Friday, March 26, 2010

2010 Year in Preview: Philadelphia Phillies

When we last saw the Phillies, this happened: 

And then this happened: 

And then this happened: 

Now that I've made all the Phillies fans leave in disgust, let's get to it.  2010 Year In Preview: Philadelphia Phillies!

2010 Season: 93-69, Winners of the NL East and the NL Pennant; lost to the Yankees in six games in the World Series.  

Key Departures: Cliff Lee (traded to Mariners), Pedro Feliz (signed with Astros), Scott Eyre (quit), Brett Myers (signed with Astros), Chan Ho Park (signed with WSC Yankees)

Key Additions: 

Thanks to Drunk Jays Fans for giving us permission to use the image!  Huge fan of DJF.   

One Roy Halladay, arguably the best pitcher in the game (traded from Blue Jays), Placido Polanco (3B free agent), Jose Contreras (RHP, free agent).  

I'll cover the economics behind the Halladay/Lee deal in greater depth in the 2011 Free Agency and Salary Outlook, which has apparently become my forte, but essentially the Phils swapped Halladay for Lee, and secured themselves a good pitching prospect in Phillippe Aumont in the process.  This move was about payroll, but also minor league depth.  

Talent En Route: 
The Phillies lost three of their best prospects in the Halladay deal when they sent RHP Kyle Drabek, catcher Travis d'Arnaud and OF Michael Taylor to the Blue Jays.  They got some prospects back by trading Cliff Lee to the Mariners, the best of which is Phillippe Aumont.  But getting Lee in the first place from the Indians cost them a bounty in Lou Marson, Jason Knapp and Carlos Carrasco.  In sum, the Phillies' minor league depth has been depleted a great deal, but there are still two prospects worth watching in 2010. 

The first is Domonic Brown. Brown is a giant specimen of a center fielder, standing in at 6'5" and weighing 220.  The Phillies drafted him straight out of high school in the 20th round of the 2006 MLB draft.  In his first full season of work as a nineteen year old, he posted a .299/.363/.415 line with 4 HR in 77 games, stealing 14 bases.  The next year as a 20 year old in high A ball he showed good OBP skills with a .291/.382/.417 line in 516 plate appearances.  As you can see, the power was not yet there.  The next year, Brown owned High A pitching to the tune of a .504 SLG and 11 home runs in 280 AB, and earned a callup to Double A.  There he went for .279/.346/.456 but only hit 3 home runs in 147 AB.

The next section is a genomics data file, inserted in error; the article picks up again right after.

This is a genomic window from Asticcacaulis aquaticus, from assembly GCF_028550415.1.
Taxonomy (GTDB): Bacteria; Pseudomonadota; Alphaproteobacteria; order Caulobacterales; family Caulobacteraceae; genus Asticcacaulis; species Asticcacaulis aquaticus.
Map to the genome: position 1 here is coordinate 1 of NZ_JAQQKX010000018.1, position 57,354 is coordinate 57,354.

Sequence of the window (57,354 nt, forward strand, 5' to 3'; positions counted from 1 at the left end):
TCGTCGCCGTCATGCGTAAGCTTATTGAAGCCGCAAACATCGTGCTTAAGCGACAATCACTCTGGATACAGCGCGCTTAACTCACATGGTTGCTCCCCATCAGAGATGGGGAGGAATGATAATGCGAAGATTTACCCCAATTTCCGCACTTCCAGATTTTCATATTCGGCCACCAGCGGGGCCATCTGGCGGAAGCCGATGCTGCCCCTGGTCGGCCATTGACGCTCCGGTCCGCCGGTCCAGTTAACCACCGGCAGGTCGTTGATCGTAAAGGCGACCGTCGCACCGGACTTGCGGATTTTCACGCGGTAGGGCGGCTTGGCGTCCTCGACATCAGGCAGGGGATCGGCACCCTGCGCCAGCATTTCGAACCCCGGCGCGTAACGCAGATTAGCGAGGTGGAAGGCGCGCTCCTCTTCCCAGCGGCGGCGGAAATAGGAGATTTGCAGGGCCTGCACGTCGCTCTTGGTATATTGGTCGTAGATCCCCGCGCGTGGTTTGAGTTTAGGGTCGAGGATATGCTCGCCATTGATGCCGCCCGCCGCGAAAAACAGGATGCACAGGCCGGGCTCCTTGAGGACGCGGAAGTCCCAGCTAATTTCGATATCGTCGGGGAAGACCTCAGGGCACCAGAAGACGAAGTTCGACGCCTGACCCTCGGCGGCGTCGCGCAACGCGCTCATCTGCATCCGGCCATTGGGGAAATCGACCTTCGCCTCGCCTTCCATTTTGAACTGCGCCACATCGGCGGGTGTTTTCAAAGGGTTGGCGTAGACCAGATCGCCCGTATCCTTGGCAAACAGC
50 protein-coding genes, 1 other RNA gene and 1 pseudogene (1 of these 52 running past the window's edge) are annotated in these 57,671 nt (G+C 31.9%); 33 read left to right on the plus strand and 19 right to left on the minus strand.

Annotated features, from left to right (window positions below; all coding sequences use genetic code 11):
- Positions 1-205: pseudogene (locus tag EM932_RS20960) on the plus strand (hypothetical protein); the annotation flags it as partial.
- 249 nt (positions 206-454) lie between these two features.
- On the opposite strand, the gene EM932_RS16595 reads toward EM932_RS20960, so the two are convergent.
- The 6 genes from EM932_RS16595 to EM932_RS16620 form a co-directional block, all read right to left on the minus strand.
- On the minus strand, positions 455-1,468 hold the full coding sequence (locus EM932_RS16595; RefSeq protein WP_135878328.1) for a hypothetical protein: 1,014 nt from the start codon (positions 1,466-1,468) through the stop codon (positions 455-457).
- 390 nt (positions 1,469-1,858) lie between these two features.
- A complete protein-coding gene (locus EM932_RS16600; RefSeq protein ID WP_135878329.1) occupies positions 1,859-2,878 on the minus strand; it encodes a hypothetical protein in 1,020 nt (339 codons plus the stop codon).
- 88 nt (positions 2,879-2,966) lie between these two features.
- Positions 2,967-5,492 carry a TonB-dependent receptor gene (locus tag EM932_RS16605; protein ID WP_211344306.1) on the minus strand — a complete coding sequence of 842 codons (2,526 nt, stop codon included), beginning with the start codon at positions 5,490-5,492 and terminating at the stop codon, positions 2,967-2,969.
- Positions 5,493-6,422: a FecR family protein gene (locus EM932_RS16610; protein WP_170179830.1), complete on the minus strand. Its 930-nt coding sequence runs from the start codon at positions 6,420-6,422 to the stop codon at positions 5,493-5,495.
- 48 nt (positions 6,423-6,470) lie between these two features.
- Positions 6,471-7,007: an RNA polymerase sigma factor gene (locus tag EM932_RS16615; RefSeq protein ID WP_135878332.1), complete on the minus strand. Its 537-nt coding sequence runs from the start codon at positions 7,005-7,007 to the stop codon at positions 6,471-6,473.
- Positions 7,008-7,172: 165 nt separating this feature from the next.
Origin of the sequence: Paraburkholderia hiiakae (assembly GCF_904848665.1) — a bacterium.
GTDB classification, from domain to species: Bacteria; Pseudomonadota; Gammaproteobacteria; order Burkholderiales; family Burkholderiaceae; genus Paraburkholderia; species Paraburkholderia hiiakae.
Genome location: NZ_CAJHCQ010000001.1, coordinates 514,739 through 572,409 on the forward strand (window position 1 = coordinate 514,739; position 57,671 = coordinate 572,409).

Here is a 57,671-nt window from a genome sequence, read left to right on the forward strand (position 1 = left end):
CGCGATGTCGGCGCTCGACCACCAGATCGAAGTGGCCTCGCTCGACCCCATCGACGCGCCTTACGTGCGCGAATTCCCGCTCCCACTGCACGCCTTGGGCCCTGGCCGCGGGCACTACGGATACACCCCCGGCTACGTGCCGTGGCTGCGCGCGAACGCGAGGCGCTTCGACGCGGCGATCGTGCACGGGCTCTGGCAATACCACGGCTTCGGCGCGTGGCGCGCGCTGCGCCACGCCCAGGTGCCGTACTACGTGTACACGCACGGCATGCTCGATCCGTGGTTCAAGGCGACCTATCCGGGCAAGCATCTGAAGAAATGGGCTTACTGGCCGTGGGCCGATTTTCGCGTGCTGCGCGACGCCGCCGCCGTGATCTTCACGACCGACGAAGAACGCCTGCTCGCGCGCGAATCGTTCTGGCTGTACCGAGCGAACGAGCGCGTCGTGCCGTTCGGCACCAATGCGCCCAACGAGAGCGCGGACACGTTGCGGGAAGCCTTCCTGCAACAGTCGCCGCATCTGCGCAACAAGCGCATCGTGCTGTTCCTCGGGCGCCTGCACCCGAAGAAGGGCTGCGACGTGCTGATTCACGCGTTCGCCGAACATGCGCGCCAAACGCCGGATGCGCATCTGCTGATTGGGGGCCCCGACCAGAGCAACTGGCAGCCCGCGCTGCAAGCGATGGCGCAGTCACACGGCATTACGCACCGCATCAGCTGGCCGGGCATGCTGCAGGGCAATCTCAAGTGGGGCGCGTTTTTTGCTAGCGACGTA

There's a lot to like about Brown.  He has a projectable frame, and you can see that he could add power as he gets older and fills out.  He also possesses great speed and a plus arm.  The challenge for Brown is finding a consistent power stroke while learning how to adapt to better pitching.  As you can see from his minor league stats, he often struggles when he gets promoted up a level, and then learns to adjust.  For this reason, I'm thinking that Opening Day 2011 may be too aggressive of a timeline for Brown even though the Phillies' front office is hoping that he'll be able to take Werth's spot in RF.  My prediction for 2010: a .290/370/.490 line from Brown in Double A and a .280/.350/.410 line in Triple A in 2010.  

Phillippe Aumont is the other prospect I want to profile in the Phillies Year In Preview.  Aumont was drafted by the Mariners with the 11th pick of the 1st round of the 2007 draft, who completely converted him to a reliever.  Aumont stands in at 6'7", 220 lbs and features a heavy, sinking fastball that ranges from 92 to 96, a plus slider and a rudimentary changeup.  The Phillies plan to convert Aumont back into a starter in 2010, a move of which I wholeheartedly approve.  While Aumont may have been able to crack the bigs earlier as a reliever, his stuff merits a long look in the rotation.  Due to the fact that he was drafted straight of out high school and has thrown a mere 106 total innings in the two years since, Aumont won't likely have any impact on the Phillies rotation in 2010 and will need plenty of time to build arm strength and get a full year of innings under his belt.  There's plenty of reason to be optimistic, given his arsenal.  Frankie Piliere of AOL Fanhouse really liked what he saw: